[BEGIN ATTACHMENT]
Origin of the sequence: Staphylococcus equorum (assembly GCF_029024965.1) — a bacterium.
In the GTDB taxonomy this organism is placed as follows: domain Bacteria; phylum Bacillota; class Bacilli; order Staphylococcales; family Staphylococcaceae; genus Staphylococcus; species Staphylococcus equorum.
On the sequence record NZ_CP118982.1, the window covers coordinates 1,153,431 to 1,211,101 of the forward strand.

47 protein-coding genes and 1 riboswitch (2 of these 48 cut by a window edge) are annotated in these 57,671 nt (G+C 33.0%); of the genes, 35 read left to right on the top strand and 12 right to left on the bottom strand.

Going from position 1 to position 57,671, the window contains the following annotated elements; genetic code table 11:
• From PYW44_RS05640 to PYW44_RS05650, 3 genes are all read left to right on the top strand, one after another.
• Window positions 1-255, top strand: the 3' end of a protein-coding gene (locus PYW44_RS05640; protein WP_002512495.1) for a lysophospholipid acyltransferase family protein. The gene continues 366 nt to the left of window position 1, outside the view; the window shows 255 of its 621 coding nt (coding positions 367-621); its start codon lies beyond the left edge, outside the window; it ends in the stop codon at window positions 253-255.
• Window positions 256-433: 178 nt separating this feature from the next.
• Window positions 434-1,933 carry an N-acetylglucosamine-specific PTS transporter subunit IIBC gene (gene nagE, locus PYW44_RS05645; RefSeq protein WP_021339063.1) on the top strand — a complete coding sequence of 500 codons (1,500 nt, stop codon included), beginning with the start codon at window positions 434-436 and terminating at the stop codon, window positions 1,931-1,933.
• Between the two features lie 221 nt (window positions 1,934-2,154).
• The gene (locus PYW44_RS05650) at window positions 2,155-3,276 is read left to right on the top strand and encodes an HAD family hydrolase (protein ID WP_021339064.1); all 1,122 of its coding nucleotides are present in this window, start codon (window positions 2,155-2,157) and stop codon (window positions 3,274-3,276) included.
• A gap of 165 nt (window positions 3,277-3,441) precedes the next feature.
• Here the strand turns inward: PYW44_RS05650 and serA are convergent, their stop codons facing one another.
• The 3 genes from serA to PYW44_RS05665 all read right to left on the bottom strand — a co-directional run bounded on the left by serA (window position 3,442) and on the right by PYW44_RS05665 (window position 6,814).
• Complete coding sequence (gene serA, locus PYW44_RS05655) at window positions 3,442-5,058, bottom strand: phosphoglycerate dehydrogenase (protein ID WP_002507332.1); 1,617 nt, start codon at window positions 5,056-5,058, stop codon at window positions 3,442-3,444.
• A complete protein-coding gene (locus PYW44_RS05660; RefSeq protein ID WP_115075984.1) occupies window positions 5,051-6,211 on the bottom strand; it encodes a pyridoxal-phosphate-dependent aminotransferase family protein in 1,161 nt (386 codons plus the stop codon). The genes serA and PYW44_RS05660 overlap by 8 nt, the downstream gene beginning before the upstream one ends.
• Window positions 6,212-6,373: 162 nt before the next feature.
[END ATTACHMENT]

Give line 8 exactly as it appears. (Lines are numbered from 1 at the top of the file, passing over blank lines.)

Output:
• Window positions 256-433: 178 nt separating this feature from the next.